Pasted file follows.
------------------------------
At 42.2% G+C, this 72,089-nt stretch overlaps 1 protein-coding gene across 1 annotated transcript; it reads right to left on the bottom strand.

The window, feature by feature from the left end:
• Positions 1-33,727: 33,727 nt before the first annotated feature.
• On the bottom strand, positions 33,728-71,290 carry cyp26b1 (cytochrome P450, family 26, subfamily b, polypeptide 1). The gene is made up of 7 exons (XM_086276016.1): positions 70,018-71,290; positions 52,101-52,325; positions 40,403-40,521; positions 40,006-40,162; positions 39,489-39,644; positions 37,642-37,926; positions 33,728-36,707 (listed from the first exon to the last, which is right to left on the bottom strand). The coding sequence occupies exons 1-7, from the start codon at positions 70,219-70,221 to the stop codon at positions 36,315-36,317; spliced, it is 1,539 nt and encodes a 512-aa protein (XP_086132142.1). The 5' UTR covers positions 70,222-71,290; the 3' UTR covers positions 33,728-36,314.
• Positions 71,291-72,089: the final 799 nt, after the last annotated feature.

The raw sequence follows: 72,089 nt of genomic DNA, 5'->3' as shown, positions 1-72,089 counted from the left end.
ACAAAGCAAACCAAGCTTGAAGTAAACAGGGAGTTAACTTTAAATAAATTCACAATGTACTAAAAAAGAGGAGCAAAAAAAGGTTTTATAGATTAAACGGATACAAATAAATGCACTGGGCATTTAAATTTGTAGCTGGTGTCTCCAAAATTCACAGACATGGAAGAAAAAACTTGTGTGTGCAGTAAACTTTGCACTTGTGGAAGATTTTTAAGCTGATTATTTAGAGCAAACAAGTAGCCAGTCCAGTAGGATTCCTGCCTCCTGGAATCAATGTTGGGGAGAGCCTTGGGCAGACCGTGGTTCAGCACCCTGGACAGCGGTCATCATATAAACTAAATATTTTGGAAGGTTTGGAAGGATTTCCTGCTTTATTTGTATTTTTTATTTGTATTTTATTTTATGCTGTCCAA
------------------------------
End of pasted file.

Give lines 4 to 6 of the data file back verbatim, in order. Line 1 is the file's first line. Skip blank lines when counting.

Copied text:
• On the bottom strand, positions 33,728-71,290 carry cyp26b1 (cytochrome P450, family 26, subfamily b, polypeptide 1). The gene is made up of 7 exons (XM_086276016.1): positions 70,018-71,290; positions 52,101-52,325; positions 40,403-40,521; positions 40,006-40,162; positions 39,489-39,644; positions 37,642-37,926; positions 33,728-36,707 (listed from the first exon to the last, which is right to left on the bottom strand). The coding sequence occupies exons 1-7, from the start codon at positions 70,219-70,221 to the stop codon at positions 36,315-36,317; spliced, it is 1,539 nt and encodes a 512-aa protein (XP_086132142.1). The 5' UTR covers positions 70,222-71,290; the 3' UTR covers positions 33,728-36,314.
• Positions 71,291-72,089: the final 799 nt, after the last annotated feature.

The raw sequence follows: 72,089 nt of genomic DNA, 5'->3' as shown, positions 1-72,089 counted from the left end.